Unlike the PLC, the IPC often hosts standard and industrial versions of PC operating system such as Windows and Linux, continues Wohlwender. “PLCs, however, typically run on proprietary platforms and are thus supplier-dependent for functions such as programming and expansion,” he explains. “Because IPCs run on PC platforms, they contain more modern processors and more memory than standard PLCs, and they offer more flexibility. All of the functions of a PC are inherent in an IPC, including the ability to host multiple operating systems and applications.”

More shade is thrown on the PAC term by John Kowal, director of business development at B&R Industrial Automation. “The term PAC was invented by an industry analyst and is completely arbitrary and actually kind of nonsensical,” he explains. “When is a PLC not a PLC? When is it a PAC? People use the term ‘PLC’ for lots of control functions besides logic. And that's fine, because it's come to mean an industrial type of controller.”

The term Kowal says he’s preferred for more than a decade is “automation controller,” as the programmable part is redundant. “An automation controller is going to perform I/O control, visualization, safety, robotics, motion and other control functions in any of a number of form factors,” he explains. “It may or may not run Windows. It may be in a traditional PLC rack configuration, or it may be integral to a touch panel. It may be a stand-alone industrial computer, or it may reside as a module in a multi-axis servo rack. The important distinction is that modern automation controllers follow Moore's Law and use the latest mainstream processors as their foundation. The ones that don't, I would call ‘PLCs.’”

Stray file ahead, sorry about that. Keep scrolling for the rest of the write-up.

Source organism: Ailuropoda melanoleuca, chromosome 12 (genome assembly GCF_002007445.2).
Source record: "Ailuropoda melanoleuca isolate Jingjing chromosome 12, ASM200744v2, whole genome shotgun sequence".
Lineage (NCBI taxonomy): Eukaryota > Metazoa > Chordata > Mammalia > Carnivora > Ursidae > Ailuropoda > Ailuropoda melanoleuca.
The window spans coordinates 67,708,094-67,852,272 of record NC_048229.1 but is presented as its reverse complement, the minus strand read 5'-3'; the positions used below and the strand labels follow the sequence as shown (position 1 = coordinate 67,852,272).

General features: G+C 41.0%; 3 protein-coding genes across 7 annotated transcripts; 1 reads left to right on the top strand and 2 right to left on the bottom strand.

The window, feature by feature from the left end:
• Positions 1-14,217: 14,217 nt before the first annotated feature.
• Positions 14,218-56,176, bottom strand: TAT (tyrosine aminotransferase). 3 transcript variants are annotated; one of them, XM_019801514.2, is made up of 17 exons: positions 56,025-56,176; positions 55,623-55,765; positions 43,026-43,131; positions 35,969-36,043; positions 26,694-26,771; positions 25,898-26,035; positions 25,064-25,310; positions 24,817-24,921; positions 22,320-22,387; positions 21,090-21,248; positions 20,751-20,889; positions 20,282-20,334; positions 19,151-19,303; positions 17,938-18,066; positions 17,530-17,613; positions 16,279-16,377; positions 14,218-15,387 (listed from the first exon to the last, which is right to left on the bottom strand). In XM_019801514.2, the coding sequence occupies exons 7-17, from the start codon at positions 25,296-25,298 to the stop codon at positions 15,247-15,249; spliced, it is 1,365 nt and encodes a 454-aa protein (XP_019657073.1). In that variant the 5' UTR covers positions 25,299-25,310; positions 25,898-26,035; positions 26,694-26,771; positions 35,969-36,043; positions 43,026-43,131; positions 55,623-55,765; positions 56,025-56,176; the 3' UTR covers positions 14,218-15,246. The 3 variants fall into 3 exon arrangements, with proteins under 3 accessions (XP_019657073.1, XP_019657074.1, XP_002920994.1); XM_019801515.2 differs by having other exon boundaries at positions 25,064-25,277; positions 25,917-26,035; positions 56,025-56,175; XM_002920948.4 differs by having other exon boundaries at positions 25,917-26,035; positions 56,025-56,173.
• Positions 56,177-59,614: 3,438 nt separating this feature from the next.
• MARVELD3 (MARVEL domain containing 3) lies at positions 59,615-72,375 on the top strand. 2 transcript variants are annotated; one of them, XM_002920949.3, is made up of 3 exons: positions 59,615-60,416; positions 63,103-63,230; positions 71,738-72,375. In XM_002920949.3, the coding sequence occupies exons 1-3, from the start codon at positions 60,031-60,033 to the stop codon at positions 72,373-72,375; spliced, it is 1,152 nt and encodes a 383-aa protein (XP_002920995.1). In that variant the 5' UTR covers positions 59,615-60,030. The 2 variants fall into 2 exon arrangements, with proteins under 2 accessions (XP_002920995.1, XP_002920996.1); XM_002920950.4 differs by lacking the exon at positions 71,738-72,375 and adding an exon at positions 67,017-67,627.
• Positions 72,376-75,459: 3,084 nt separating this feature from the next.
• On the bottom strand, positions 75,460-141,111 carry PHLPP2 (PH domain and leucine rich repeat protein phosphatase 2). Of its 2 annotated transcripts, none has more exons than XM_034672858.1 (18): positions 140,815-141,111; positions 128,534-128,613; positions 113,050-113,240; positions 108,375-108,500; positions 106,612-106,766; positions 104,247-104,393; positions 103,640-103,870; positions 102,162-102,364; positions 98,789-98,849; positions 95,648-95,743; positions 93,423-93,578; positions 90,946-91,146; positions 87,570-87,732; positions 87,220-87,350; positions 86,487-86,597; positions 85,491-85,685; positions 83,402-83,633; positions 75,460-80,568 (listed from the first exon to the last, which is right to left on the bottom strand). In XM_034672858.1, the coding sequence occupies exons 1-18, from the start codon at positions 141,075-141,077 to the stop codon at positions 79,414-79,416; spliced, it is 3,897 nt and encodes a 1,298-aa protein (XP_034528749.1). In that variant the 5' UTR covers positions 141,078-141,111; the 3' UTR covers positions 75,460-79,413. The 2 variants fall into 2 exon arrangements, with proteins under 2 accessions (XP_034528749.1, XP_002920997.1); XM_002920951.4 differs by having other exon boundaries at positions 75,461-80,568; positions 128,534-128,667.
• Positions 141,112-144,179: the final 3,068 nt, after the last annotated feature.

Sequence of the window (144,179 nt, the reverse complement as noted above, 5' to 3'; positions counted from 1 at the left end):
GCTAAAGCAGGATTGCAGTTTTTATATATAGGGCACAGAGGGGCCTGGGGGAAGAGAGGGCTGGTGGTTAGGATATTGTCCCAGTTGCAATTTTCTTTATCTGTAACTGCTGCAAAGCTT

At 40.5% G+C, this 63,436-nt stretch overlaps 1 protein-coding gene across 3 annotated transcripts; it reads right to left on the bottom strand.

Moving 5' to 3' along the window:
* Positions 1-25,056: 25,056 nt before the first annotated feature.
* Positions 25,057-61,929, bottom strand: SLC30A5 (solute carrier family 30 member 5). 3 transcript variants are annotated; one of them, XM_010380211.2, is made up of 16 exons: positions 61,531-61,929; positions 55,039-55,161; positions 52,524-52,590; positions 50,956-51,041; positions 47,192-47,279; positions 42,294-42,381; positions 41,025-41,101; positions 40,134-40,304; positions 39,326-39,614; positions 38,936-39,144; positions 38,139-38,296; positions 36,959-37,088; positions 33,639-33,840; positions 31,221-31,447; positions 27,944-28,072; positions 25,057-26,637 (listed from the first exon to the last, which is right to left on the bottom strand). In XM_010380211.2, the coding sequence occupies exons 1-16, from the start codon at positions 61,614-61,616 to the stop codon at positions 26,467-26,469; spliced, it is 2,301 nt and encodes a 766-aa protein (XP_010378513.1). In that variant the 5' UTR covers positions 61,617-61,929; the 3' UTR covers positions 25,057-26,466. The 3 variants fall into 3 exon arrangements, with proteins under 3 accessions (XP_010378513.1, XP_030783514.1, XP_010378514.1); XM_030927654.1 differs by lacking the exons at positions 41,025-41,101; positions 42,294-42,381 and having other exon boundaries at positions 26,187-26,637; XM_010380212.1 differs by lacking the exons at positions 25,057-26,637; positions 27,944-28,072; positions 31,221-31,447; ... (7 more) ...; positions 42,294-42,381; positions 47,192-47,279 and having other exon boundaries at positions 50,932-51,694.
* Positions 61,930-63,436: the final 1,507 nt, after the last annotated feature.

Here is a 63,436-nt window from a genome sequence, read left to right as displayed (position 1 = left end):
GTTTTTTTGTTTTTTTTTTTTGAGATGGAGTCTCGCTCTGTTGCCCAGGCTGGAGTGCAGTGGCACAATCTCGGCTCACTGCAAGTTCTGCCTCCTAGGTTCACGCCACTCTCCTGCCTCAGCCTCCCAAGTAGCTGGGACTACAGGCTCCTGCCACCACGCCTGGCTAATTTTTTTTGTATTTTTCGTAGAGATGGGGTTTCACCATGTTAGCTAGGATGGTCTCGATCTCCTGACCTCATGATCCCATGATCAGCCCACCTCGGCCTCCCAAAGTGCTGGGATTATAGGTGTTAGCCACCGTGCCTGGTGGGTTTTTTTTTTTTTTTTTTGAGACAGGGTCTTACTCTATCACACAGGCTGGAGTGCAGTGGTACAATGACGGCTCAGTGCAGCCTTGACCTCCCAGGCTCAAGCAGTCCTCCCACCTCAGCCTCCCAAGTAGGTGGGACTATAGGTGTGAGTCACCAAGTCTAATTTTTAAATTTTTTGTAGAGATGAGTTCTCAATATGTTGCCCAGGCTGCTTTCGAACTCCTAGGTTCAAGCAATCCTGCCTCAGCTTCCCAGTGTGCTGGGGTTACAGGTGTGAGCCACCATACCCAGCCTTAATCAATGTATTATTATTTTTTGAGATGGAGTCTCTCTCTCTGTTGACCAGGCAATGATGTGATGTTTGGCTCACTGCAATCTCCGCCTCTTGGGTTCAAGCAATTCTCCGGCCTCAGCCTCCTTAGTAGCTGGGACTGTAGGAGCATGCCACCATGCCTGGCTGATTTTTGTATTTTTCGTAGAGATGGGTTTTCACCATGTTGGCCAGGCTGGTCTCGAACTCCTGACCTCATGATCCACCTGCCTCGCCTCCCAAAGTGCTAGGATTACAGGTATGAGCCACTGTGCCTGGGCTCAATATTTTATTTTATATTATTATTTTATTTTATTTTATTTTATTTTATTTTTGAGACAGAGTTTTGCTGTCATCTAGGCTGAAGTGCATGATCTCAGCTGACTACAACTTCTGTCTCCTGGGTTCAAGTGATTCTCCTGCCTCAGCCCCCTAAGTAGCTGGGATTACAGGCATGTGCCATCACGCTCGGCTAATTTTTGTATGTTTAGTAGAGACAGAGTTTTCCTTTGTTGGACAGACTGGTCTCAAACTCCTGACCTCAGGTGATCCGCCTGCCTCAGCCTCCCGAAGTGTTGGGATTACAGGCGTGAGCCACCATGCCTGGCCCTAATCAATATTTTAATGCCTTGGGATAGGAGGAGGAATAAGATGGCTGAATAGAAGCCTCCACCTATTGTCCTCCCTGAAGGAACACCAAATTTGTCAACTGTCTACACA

As always, the application drives the selection of the right machine controller, regardless of the terminology. In choosing the right controller, Wohlwender identifies several factors to help to point to the best solution including:

• complexity of logic and control

• density and type of I/O

• network and communication requirements

• desired programming method

• integration with other systems and applications.

“An experienced system provider can help machine builders to pick the right type of controller,” says Wohlwender. “Choosing the best platform from the beginning is the key to assuring a project will be a success.”

Although calling some products PACs may have introduced confusion, it has also driven some suppliers to add features to PLCs, many of which directly benefit machine builder OEMs. “In the past, many machine builders were faced with trying to use a smaller PLC ideal for the I/O requirements and physical space constraints, but marginal with regard to performance, particularly regarding scan times,” explains Payne. “The alternative was to make the switch to a higher-end PAC or IPC, but in many cases these larger controllers were overkill for the simple machine control requirements, and that drove up the cost of the overall design by requiring a larger enclosure, along with higher hardware and software prices.”

Newer controllers, whether they are called PACs or PLC-based PACs, address these and other issues by taking advantage of advances in commercial technologies to offer more capable controllers packaged in smaller housings, all at lower price points. And, in the end, this is what machine builders want, no matter what term is used to label the controller.

Homepage image courtesy of Feelart at

About the Author

Dan Hebert | PE

Dan Hebert is a contributing editor for Control and Control Design.